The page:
Great Expectations is the classic coming-of-age story of Pip, an orphan striving for a better future until fate, and Miss Havisham’s scheming, introduces him to a world of chances. These great expectations come with a hefty price and he must face the question: will this new life make him the man he dreams of becoming? Dickens’ legendary novel was published in 1861 following its original serialization between December 1860 and 1861. It serves as a caustic review of Victorian social stratification.
A brand new adaptation is premiering soon on the BBC, Johnny Harris plays one of the key characters, Magwitch, here he tells us what we can expect and working with Olivia Colman.
When I say Great Expectations, what are the first images that come into your head?
It’s kind of cheeky to say it because I’m playing Magwitch but it’s the graveyard scene from the original movie. That haunting image. And Miss Havisham as well. The haunting image of this old lady who’s been jilted and resentful. That’s a powerful image.
How does this differ from previous versions of Great Expectations?
I think the casting is inspired. I was excited when I heard Ashley was going to be playing Jaggers – he’s mastered language as a rapper and is an incredible actor. As an actor you’d be lying if you didn’t say that you’re always intrigued as to who’s going to be the other cast members! I’m a massive fan of Olivia. It just works. When they said Olivia was going to play Miss Havisham I was like: they’ve nailed that. Sometimes adaptations can be a bit dusty and old, but I think Steven’s was unashamedly modern.
Can you tell us a bit about Magwitch?
It’s hard to describe him really because he goes on a journey. It depends which Magwitch you’re talking about, you know, he’s quite different at the beginning to the end. Magwitch is a troubled man. On the surface, he’s a convict, a rogue, a highwayman, a legend of the road, and he’s lived the life of sin. We meet him when the repercussions of that are in full swing. Then there’s an awakening, and from there on he’s someone who is trying to do the right thing in life.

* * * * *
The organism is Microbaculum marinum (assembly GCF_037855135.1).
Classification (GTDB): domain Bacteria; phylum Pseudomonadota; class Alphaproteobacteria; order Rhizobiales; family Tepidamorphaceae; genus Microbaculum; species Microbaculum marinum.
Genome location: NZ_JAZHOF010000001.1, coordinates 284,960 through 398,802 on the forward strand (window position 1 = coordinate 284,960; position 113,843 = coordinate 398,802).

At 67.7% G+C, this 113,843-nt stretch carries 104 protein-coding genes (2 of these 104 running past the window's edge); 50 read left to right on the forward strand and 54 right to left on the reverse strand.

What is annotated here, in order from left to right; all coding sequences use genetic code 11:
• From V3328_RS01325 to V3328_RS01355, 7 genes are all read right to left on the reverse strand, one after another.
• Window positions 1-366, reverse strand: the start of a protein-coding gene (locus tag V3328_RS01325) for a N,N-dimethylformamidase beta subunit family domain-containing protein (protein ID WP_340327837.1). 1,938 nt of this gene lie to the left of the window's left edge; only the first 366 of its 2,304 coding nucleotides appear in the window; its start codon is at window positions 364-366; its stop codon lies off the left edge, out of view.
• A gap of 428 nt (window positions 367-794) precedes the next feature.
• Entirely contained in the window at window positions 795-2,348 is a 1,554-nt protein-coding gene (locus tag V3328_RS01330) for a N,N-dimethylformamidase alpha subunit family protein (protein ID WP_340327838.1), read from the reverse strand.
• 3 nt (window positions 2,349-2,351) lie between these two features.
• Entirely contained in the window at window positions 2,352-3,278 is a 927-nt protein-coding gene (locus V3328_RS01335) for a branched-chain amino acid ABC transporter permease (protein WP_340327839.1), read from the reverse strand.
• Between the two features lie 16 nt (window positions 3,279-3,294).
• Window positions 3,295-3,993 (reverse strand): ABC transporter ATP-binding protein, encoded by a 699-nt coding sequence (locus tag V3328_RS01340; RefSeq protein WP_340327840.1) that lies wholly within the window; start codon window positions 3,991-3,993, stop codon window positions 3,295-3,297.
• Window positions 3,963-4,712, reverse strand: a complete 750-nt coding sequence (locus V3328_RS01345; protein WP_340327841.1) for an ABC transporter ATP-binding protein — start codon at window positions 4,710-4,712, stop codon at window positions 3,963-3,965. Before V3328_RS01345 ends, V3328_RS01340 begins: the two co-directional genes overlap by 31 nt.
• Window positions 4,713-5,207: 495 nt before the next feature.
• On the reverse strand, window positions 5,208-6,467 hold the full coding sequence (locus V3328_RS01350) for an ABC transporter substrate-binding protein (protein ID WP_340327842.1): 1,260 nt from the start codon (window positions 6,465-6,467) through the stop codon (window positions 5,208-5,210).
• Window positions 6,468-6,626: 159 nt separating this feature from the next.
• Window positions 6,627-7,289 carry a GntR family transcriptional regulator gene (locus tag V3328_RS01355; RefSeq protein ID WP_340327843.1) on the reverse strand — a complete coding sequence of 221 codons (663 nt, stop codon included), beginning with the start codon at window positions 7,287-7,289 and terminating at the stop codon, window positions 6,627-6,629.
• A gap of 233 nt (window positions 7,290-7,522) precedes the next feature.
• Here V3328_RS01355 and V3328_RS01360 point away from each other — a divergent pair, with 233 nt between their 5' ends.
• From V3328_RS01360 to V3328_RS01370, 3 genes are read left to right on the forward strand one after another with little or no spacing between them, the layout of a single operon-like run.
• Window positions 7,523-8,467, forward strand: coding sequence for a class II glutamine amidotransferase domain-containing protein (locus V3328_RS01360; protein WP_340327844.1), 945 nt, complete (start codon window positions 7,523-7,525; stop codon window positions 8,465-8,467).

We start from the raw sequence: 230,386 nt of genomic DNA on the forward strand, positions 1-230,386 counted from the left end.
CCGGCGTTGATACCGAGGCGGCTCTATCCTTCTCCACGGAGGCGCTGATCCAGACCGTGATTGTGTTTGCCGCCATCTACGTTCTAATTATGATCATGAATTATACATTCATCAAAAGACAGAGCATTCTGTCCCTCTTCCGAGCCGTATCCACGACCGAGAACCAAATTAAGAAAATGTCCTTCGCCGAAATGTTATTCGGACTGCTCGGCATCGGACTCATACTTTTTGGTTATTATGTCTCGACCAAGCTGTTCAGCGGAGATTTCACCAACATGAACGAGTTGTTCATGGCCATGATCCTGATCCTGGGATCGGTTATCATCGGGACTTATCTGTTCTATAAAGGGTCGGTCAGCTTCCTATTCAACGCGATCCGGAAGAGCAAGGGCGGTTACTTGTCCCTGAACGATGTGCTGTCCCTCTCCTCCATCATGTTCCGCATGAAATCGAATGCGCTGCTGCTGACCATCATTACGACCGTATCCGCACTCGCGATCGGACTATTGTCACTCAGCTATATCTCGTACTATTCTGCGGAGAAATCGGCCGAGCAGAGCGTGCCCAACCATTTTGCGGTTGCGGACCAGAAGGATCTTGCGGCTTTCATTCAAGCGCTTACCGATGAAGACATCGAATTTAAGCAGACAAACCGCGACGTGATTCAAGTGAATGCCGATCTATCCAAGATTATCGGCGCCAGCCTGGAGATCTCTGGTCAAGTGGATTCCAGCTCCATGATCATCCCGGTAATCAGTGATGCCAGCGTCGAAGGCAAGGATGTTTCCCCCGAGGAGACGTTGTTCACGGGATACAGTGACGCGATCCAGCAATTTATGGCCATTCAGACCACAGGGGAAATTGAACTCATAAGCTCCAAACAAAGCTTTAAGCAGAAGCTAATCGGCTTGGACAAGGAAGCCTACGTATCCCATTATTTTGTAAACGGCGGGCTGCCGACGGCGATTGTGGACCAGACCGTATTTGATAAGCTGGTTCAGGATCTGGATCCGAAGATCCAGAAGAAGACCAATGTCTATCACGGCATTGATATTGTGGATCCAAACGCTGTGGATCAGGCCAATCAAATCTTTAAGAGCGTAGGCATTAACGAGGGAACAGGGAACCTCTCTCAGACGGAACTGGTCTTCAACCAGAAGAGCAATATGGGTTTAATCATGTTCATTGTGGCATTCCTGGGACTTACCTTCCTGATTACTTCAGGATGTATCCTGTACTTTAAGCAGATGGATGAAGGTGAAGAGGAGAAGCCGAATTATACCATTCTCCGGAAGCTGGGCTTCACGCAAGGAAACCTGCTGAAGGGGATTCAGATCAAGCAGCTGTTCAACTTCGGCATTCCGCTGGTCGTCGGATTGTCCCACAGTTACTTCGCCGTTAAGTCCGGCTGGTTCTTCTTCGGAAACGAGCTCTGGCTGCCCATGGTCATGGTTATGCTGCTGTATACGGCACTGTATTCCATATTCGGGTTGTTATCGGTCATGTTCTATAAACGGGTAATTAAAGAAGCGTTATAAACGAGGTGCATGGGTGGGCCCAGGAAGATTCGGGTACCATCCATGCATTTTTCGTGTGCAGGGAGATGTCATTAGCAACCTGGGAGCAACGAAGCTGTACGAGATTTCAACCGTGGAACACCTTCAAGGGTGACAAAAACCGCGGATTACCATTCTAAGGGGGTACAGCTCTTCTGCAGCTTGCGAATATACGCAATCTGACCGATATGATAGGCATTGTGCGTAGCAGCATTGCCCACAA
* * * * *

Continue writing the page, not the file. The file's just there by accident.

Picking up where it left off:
How much of a thrill has it been to put your stamp on such an iconic character?
It’s humbling, there’s no doubt about it. I’m from the Elephant and Castle, that’s where I grew up and where I live now, and it’s where this is all set. There was a great line in one of the earlier drafts, where Jaggers sends Pip off to South London and says, “Take this letter to the Walworth Road.” Pip says, “What if anyone stops me?” And he says, “Don’t talk to anyone within two miles of the Elephant and Castle, they’re not to be trusted,” and I just laughed. That’s where I’m from, I live on the Walworth Road. I really wanted to tell, for what it’s worth, my interpretation of who Magwitch is.
You said you had to lose weight for the role?
Yes, we were laughing when I took the role on! I was quite overweight and there was potentially a naked scene where we’d see Magwitch’s body, and he’s very strong and hungry – famished – on the run in shackles and he hasn’t eaten, so I needed to lose weight for sure, and ideally I would have put some muscle on as well. I lost 22 lbs – it’s a lot of weight to lose. I didn’t know I had that on me if I’m honest, but it came off, and so to do that it was a very strict diet. It’s not easy, at my age, I love my puddings and desserts. So the diet finished and I said I never want to see another piece of broccoli again. And then we came to Pinewood Studios, in the water tank, and to make it look like the Thames, they put like a silt in it and fill it with broken broccoli. I probably ate more broccoli that day than in the previous four month of the shoots! So now I officially don’t ever want to see another piece of broccoli as long as I live. I’m done with that stuff.
What was it like working with Olivia Colman?
Olivia’s incredible. I came off Twitter because of Olivia Colman. Maybe I shouldn’t tell this story but she gave a performance in a film called Tyrannosaur that is up there with the greatest performances of all time by anyone, anywhere, ever, and she didn’t get a BAFTA nomination. I’d always promised myself that I would never get political on Twitter, and all of a sudden I’m publicly declaring, that they should be ashamed of themselves for not nominating this performance. And then I thought, I’ve got to come off it. So Olivia Colman is the reason I came off Twitter. I’d never met her, I was just kind of outraged at her not getting nominated for that performance.
But anyway, I digress. Look, it’s Olivia Colman. I could have acted with her all year and I would never have got bored. I think she’s lovely and she’s a beautiful soul as well, a very kind woman. The first day I worked with her, I’m not saying this for the purpose of the cameras, I’ve told a few people this, but I bounced out of bed the next day. I couldn’t wait to get in and start work with her, and that’s a lovely thing to happen.
Great Expectation premieres soon on the BBC.
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